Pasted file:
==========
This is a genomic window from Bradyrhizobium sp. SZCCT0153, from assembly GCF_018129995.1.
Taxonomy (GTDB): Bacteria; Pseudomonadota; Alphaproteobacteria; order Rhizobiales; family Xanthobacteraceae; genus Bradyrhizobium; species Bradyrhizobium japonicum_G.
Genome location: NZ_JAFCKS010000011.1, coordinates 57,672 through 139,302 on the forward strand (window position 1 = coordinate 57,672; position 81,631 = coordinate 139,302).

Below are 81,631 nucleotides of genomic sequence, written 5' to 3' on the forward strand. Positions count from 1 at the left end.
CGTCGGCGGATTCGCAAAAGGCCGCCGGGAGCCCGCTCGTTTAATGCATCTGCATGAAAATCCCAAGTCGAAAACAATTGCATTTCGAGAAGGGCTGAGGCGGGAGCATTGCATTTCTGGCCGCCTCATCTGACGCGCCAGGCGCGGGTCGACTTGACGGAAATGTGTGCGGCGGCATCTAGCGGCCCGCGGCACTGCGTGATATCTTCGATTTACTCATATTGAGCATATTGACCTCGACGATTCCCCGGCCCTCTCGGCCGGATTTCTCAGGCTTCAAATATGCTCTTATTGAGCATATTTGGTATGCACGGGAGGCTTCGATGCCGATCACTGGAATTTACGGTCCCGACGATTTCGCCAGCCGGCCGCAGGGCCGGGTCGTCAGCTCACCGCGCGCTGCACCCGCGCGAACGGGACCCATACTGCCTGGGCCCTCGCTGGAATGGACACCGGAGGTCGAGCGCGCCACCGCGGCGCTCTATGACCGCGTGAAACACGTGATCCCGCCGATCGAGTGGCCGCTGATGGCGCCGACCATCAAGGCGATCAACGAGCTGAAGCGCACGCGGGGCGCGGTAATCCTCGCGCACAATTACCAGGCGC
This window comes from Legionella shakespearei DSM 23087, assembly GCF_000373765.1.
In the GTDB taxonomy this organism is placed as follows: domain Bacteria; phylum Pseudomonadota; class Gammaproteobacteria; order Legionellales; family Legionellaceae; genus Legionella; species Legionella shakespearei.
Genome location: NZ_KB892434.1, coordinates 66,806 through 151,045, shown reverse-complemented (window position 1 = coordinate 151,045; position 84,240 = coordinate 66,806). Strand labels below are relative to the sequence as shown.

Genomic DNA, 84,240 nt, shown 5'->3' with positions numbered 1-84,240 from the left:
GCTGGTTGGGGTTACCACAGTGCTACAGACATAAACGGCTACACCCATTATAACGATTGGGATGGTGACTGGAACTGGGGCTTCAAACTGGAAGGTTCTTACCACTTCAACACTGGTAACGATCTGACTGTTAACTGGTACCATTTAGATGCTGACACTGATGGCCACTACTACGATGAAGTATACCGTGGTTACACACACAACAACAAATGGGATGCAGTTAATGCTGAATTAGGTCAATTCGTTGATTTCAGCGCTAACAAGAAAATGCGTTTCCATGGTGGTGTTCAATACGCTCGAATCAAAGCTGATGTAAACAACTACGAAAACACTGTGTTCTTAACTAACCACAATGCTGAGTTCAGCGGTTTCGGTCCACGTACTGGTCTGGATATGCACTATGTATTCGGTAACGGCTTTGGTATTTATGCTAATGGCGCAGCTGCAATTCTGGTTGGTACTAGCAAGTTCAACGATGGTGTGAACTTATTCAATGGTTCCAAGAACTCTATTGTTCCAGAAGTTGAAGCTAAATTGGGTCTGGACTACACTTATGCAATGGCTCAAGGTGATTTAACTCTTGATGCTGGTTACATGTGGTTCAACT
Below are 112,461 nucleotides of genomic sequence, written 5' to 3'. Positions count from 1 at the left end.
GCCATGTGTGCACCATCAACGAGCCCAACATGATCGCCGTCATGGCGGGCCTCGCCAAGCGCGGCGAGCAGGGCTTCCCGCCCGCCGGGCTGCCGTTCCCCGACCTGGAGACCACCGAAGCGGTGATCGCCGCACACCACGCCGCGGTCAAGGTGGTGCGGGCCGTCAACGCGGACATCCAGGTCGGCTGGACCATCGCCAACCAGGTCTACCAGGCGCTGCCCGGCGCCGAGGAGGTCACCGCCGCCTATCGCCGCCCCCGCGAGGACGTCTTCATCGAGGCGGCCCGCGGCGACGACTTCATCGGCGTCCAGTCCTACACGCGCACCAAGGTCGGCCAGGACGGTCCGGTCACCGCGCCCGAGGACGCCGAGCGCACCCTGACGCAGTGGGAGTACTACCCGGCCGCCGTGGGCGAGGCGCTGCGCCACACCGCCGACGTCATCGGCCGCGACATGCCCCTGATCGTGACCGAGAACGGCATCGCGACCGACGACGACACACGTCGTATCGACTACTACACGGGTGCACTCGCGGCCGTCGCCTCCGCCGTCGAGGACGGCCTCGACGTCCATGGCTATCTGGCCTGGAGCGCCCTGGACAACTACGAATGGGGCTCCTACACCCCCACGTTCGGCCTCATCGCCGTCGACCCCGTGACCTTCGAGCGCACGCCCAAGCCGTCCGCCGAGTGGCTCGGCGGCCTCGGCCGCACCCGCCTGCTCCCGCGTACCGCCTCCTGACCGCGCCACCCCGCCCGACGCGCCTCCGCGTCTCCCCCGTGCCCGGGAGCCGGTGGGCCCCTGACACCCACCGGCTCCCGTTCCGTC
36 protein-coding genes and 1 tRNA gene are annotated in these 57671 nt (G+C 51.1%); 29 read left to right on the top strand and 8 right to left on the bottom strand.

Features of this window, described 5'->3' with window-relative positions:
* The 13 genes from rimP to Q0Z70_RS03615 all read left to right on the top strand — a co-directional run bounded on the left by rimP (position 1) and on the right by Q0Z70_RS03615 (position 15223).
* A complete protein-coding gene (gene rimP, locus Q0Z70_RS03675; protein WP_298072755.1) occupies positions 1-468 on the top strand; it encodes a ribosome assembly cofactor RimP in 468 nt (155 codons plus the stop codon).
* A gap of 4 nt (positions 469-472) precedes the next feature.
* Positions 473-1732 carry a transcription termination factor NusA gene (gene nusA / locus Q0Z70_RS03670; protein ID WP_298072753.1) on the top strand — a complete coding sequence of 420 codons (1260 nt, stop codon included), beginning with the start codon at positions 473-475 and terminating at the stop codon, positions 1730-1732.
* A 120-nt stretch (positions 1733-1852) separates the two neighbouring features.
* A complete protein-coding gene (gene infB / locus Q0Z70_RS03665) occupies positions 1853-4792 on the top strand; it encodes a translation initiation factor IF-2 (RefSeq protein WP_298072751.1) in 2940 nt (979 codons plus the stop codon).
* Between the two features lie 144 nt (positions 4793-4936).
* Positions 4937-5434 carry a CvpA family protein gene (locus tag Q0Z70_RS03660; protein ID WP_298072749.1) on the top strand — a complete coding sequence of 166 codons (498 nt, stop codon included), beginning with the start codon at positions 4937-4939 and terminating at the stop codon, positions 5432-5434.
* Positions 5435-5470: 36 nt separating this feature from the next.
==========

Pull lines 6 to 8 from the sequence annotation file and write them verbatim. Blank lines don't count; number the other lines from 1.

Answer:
This window comes from Legionella shakespearei DSM 23087, assembly GCF_000373765.1.
In the GTDB taxonomy this organism is placed as follows: domain Bacteria; phylum Pseudomonadota; class Gammaproteobacteria; order Legionellales; family Legionellaceae; genus Legionella; species Legionella shakespearei.
Genome location: NZ_KB892434.1, coordinates 66,806 through 151,045, shown reverse-complemented (window position 1 = coordinate 151,045; position 84,240 = coordinate 66,806). Strand labels below are relative to the sequence as shown.